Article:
Sigh. I had a clever concept for this review. Any album from a band named Terry merits a study in the character of a certain everyman: a city dweller, a passive narrator, not the leading man/woman/otherwise but someone who was there on the scene and now must answer impossible inquiries from the cops and the press. However, such a tale wouldn’t quite capture the endearing quirks of Melbourne’s most curious observers. Three albums in, and the four folks who identify as Terry continue to defy simple categories, even when their zigzag pop songs take you for a leisurely cruise. Serious indie musos will find them too twee; twee kids will pine for romance among the wiry riffs and casual motorik grooves; krautrock fans will think they’ve walked into the wrong room entirely. But expect nothing, and you’ll soon find that the complex profile dubbed I’m Terry portrays the band’s most baffling and charming protagonist yet.
As on their last two outings, these sneaky tricksters don’t bewilder with noise or volume. Indeed, the character ‘Terry’ reads like the bewildered one, stuck as they often are between a Television Personalities-like state of harmony and lopsided angles. Chimes abound in uncanny nooks, like a nursery mobile hung above a roundtable discussion; violins pop in to add both ruddy mirth (‘Oh Helen’) and a somber Velvet finish (‘Ciao Goodbye’).
But that apparent naivety stems from a long absence from enlightenment, the muddled intellect of a former analogous-cave-dweller or academia survivor. Or not muddled, per say. You can read ‘Carpe Diem’ like a funny monologue of misplaced adages, but really what you’re hearing is the resigned slide into the prosaic: “ad nauseum to my coffee / ç’est la vie, don’t I know it.” In this way, I’m Terry doesn’t ask us to remember who we were, but to grapple with what we remember now – that could be what Terry’s thinking when toy box interludes either echo or preclude other songs on the album.
To make affairs more baffling, the band known as Terry then challenges our rusty wit with riddles that sheath sensation in the mundane. On its own, ‘Crimes’ sounds simply like a good ol’ lazy afternoon with Blank Realm, as the meandering bass cozies up with a big sing-a-long chorus. But listen hard, and you realize that the dream-like narrative stars a tyrannical authority figure: “rip up their writs, rip up their rights / write down their kind, write down their crime.” The rollicking bop of ‘Fortress’ lists several sketches of self-imposed ignorance, which our protagonist then waves their fist at like Daffy Duck (I mean, I laugh every time I hear the phrase “what an ingrate!”). And who knows exactly what ‘The Whip’ signifies at all, but there’s something downright diabolical about spinning a Deerhoof-like romp around a tool for disciplinarians and oppressors.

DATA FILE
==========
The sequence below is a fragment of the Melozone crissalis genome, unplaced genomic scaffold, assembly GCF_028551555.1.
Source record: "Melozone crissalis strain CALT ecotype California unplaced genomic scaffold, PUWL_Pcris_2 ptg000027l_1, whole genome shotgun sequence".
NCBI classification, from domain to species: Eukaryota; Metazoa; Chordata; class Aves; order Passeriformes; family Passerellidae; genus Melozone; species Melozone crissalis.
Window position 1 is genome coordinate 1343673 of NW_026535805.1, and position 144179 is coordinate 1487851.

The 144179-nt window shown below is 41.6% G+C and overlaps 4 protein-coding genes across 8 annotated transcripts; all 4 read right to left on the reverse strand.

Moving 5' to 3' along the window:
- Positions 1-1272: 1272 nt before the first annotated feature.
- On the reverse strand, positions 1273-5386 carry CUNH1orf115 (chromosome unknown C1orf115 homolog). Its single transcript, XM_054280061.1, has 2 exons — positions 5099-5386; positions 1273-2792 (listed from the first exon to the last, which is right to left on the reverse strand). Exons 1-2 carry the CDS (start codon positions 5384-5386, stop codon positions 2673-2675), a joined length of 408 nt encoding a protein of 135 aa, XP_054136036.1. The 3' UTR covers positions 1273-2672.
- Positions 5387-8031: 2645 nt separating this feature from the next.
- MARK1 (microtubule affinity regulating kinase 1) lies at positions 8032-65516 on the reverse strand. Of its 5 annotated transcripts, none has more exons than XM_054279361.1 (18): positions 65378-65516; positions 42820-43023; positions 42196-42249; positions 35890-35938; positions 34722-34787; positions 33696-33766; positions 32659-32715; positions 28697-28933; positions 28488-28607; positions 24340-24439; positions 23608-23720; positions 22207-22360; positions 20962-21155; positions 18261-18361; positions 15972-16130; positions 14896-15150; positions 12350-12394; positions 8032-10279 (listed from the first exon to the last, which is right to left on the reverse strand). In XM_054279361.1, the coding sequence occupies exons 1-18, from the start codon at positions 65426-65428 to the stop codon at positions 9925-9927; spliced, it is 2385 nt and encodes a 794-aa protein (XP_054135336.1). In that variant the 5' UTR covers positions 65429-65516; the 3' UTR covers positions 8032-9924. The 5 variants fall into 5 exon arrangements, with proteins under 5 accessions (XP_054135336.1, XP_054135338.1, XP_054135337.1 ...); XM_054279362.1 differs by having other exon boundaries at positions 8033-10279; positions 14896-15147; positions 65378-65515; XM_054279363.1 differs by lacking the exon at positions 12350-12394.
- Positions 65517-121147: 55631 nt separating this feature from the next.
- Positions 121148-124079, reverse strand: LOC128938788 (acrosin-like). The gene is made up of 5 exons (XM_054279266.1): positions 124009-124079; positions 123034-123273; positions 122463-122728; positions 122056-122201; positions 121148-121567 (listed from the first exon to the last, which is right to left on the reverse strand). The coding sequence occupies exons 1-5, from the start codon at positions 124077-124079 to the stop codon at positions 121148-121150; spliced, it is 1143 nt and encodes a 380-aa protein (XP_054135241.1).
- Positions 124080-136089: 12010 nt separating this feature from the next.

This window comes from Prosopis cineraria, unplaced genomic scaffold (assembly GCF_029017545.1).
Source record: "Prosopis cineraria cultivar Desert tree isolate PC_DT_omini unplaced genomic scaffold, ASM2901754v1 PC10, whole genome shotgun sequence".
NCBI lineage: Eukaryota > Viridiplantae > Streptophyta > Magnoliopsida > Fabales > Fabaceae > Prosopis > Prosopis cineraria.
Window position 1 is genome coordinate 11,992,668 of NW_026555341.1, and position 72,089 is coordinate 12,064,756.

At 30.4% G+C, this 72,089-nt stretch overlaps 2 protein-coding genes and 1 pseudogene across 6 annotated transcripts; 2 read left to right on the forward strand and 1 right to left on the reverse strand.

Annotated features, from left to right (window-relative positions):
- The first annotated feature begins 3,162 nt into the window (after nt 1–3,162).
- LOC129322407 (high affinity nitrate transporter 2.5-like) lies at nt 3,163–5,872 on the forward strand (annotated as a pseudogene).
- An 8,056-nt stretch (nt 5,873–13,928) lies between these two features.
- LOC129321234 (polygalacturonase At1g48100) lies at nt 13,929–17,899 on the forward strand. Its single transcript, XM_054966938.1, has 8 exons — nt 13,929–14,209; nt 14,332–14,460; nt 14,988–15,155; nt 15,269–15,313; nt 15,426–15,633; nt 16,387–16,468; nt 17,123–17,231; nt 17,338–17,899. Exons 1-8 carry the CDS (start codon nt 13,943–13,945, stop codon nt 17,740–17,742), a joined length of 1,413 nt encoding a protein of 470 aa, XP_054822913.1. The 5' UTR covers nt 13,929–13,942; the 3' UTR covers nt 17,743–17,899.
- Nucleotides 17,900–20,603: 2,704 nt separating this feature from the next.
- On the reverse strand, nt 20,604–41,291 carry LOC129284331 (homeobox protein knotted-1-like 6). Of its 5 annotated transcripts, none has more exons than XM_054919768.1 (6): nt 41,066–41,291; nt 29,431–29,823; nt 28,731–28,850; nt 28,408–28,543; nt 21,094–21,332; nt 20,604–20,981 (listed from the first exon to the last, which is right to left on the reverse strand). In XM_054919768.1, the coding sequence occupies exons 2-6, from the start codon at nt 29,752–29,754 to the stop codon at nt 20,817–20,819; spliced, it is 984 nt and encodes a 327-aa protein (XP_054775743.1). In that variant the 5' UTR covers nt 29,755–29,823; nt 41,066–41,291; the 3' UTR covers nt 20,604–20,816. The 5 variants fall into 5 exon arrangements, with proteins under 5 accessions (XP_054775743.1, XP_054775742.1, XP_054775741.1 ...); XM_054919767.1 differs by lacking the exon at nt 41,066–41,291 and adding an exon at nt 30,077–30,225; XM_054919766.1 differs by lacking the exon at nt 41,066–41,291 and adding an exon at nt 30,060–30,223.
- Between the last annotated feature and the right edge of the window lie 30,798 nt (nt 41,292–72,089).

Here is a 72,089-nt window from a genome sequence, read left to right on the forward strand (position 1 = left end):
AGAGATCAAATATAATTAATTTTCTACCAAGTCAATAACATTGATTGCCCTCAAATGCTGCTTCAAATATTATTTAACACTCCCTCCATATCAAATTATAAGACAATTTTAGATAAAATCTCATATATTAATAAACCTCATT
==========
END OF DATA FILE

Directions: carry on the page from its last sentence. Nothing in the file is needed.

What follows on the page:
What does it all mean? Well, now, that’s what academia would ask, eh. But we’re talking about Terry, remember, who’s learning to revel in the grey area between not knowing, and not caring to not know. The one-minute joyride of ‘For the Field’ rips through non-sequiturs linked only by alliteration, screeching past logic altogether like Wire in their nascent punk phase (how do you twist a tryst, anyway?). But don’t call that rebellion – Terry just doesn’t have any other path to turn to. “Mum says the same goes for Boston and Sydney,” they muse in the car during ‘Bureau’. “Places she has stood in line, places she has driven free.”
What? Is that determinism AND fate, wrapped into one fading nugget of wisdom from the past? If you’re prepared to say ‘yes’, and accept that everyday life might pose even more research questions than the interpersonal stuff of pop music, then – well, maybe you’re Terry, too.
7Lee Adcock's Score